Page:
The following point can’t be emphasised enough: torture is a useless technique for extracting information from long-term memory, because imposing severe neuropsychiatric distress substantially impedes the functioning of the brain systems and subsystems concerned with storage and recall of memory (among many other consequences). There is no good reason to expect from cognitive neuroscience that the imposition of substantial sustained stressor states will have a positive effect on the brain systems supporting memory; quite the contrary is what should be expected.  An honest appraisal of the evidence on torture will emphasise what Senator John McCain (who was tortured in Vietnam for five years) said:

“I know from personal experience that the abuse of prisoners will produce more bad than good intelligence,” he said. “I know that victims of torture will offer intentionally misleading information if they think their captors will believe it. I know they will say whatever they think their torturers want them to say if they believe it will stop their suffering.”

Some readings:

Special issue of Zeitschrift für Psychologie on Torture, edited by Roland Weierstall, Thomas Elbert and Andreas Maercker. Twelve papers running from ethics to the treatment and assessment of torture survivors.

Papers (click on titles for the papers):

On the Imposition of Torture, an Extreme Stressor State, to Extract Information From Memory,  S O’Mara, Zeitschrift für Psychologie/Journal of Psychology, 219, 2011, 159-166, DOI 10.1027/2151-2604/a000063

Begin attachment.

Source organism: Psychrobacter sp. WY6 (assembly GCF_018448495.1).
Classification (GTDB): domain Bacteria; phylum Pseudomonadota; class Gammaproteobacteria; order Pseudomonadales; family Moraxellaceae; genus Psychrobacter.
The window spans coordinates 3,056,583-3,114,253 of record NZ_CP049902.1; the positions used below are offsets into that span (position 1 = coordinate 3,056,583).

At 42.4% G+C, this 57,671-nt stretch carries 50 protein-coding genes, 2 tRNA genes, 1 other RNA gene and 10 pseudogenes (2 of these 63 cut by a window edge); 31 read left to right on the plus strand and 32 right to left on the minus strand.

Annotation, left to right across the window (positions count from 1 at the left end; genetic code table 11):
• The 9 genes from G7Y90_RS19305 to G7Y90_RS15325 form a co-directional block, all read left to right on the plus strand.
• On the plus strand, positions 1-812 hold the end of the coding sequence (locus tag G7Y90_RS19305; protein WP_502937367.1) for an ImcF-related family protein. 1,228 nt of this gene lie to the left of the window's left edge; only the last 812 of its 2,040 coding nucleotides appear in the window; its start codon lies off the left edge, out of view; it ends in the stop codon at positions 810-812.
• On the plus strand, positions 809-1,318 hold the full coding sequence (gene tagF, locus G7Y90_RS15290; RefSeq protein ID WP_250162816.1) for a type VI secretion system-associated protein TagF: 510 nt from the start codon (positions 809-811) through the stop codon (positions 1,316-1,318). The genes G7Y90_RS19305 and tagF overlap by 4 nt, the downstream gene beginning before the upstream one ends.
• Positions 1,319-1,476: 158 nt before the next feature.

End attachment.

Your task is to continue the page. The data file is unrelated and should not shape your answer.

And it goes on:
ABSTRACT: There is a widespread and popularly-held belief that the imposition of extreme stressor states (torture) is efficacious at facilitating the release of intentionally-withheld information from (human) memory. Here, I explore why this belief is so widespread. I examine the folk model of the brain and behavior that underpins this belief, and show that this folk model is utterly inconsistent with what we currently know about the effects of extreme stressor states on the brain systems that support memory and executive function. Scientific evidence on how repeated and extreme stress and pain affect memory and executive functions (such as planning or forming intentions) suggests that subjecting individuals to such states is unlikely to do anything other than the opposite of what is intended by coercive or “enhanced” interrogation. Coercive interrogations involving imposition of extreme stressor states are unlikely to facilitate the release of veridical information from long-term memory, given our current cognitive neurobiological knowledge. On the contrary, these techniques cause severe, repeated, and prolonged stress, which compromises brain tissue supporting memory and executive function. The fact that the detrimental effects of these techniques on the brain are not visible to the naked eye makes them no less real.